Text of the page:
Team players regularly ask core questions like: “Why are we doing things the way we currently do?” “What are the challenges we face?” “What decisions do we need to take?”
7. The mentor
The mentor takes care of new employees: their introduction, on-boarding and coaching.
Everyone in the self-managing team holds a main role (the first role). The other six roles are distributed. Team members are encouraged to take those in which they have an interest. But all roles need to be performed in the broader interest of the organization.
There are no fixed arrangements. Teams can distribute roles as best suits them. It is recommended that roles are rotated regularly. According to Sharda: ‘In practice, teams rotate the roles; some twice a year, others less often.‘
For many nurses role rotation is seen as job enrichment. Sharda quotes one: ‘Here, at Buurtzorg, we do not have the possibility of career enrichment because our organization is very flat. Enrichment therefore comes from variety in the work, client contacts, and the different team roles.’
The 7 roles of @Buurtzorg's self-managed teams: (1) the main role, (2) the housekeeper, (3) the informer, (4) the developer, (5) the planner, (6) the team player, and (7) the mentor.
By letting employees decide on their team roles, progressive organizations provide people with opportunities to discover new talents and learn new skills. In more traditional organizations, these roles are performed by strangers, somewhere else!
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That's the role of the informer as described above. For more information, see: https://www.amazon.co.uk/Organizational-Innovation-Integrating-Simplification-Professionals/dp/3319117246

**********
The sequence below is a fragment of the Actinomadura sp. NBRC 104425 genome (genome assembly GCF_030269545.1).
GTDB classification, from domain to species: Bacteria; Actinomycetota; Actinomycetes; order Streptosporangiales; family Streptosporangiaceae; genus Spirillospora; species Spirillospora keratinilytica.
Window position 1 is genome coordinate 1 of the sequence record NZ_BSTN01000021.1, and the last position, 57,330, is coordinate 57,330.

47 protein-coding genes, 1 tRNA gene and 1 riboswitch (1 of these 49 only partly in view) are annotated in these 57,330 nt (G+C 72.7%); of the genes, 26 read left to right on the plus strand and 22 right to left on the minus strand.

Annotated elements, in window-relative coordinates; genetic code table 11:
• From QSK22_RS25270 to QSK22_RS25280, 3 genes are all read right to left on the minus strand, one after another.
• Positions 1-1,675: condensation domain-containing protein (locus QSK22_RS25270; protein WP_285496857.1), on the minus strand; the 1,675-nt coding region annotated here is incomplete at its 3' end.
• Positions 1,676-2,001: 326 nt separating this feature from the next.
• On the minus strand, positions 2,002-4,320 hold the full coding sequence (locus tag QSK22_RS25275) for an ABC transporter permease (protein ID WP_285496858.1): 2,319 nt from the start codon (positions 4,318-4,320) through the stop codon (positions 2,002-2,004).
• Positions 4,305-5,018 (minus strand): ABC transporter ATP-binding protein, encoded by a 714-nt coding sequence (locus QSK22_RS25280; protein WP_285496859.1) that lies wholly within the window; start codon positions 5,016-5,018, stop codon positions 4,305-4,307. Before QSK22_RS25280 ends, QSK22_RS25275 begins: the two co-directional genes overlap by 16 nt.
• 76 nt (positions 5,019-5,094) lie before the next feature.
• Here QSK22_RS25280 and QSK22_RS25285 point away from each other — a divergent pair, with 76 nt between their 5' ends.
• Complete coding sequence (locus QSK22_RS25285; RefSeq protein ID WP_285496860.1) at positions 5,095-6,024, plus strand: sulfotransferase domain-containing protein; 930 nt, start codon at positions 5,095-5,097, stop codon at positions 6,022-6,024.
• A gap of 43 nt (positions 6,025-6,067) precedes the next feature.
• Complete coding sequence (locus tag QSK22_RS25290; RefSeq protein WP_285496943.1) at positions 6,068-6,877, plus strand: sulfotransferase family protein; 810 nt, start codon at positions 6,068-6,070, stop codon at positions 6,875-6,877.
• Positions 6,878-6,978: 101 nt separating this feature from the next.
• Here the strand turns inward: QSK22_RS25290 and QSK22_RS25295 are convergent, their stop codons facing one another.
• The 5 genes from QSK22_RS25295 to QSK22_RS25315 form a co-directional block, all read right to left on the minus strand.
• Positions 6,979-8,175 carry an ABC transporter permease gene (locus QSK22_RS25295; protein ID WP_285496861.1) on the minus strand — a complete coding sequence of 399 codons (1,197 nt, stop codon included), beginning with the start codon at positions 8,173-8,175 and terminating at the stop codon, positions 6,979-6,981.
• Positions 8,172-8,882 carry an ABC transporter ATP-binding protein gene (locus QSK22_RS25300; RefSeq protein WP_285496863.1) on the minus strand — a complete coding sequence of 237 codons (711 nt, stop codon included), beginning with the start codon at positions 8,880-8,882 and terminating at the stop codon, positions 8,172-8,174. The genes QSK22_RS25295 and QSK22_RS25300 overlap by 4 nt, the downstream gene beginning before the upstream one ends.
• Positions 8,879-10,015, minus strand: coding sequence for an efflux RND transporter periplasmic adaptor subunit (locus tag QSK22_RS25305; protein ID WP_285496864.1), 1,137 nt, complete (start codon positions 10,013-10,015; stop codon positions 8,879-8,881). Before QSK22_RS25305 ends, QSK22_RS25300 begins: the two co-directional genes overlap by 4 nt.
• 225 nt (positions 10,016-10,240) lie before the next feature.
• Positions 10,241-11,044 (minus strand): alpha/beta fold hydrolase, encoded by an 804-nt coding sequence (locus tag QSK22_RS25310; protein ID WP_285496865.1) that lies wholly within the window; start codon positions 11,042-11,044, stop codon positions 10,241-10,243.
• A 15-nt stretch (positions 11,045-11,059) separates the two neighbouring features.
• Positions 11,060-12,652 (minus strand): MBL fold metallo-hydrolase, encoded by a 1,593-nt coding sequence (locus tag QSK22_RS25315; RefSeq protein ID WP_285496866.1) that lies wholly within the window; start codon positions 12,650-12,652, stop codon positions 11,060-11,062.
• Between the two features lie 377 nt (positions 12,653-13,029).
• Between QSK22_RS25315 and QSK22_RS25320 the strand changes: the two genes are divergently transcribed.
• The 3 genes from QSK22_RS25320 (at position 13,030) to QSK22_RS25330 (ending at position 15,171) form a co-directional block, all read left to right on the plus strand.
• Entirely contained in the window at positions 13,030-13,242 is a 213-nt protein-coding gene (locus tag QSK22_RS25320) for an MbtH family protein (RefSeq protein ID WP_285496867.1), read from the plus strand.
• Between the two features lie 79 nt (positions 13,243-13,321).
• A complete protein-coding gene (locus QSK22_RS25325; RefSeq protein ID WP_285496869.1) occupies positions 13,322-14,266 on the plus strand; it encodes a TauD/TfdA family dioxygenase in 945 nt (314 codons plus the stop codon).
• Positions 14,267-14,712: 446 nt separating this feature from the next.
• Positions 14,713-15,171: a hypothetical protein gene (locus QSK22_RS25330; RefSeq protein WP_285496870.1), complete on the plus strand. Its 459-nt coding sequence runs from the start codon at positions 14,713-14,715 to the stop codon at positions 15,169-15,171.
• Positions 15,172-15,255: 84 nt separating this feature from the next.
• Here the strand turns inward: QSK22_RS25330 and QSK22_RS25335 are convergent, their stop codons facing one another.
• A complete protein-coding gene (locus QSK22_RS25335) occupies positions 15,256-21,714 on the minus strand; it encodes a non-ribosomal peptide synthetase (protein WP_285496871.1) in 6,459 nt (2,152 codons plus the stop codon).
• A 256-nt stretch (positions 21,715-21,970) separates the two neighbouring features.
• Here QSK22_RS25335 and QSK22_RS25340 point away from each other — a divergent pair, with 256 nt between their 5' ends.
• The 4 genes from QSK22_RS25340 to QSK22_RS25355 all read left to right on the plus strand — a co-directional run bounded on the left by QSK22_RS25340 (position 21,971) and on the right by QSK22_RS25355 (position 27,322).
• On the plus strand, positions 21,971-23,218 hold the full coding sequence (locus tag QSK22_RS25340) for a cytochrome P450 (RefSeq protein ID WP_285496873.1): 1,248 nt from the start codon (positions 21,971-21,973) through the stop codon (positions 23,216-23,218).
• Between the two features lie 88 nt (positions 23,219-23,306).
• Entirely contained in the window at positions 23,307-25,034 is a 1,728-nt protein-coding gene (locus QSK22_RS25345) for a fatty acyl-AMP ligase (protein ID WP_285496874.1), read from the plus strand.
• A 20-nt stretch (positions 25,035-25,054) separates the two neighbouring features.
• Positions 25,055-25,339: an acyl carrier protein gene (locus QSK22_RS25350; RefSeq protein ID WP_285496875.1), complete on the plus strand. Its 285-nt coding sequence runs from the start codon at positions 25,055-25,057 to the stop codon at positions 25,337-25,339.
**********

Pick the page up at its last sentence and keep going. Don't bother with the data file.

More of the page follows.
Joost, I have been discussing Buurtzorg's organisation (and that of other white flies like Morning Star, FAVI and Patagonia) over and over with a varied audience. It has struck me that a clear "human readable" definition for Evolutionary Teal Organisations is sort of missing. I mean, "self-managed company" sounds scary and exotic.
I have been thinking of "consortium of free lancers", as a term that may help non-rebels form a constructive idea of the concept, without freaking out.
What do you think about this matter? Have you also found so much resistance to the idea of self-management, even during an informal discussion?
p.s. I had the opportunity to briefly experience participating in a self-managed team of leaders. It is fascinating how much following is equally important as leading, and the fluidity with which leadership can move across a team as called for by the situation!
By the way... I have seen pockets of self-management take shape within large enterprises. They will grow around complex technical issues that require multi-disciplinary and cross-departmental collaboration, but that are too mundane to really attract the interest of the general management structure.
It's fascinating to observe how some times "things get somehow done", though nobody knows or cares about how... instead of analysing the magic that takes place in those instances. A bunch of engaged colleagues, naturally forming a network to solve problems and move ahead.
I can completely relate to you. I also miss a clear "human readable" definition for Evolutionary Teal Organisations. I agree with you on this. I have been working on this for quite a while during my latest academic adventures. Have you read this article? https://corporate-rebels.com/how-to-organize-a-large-organization-without-middle-management/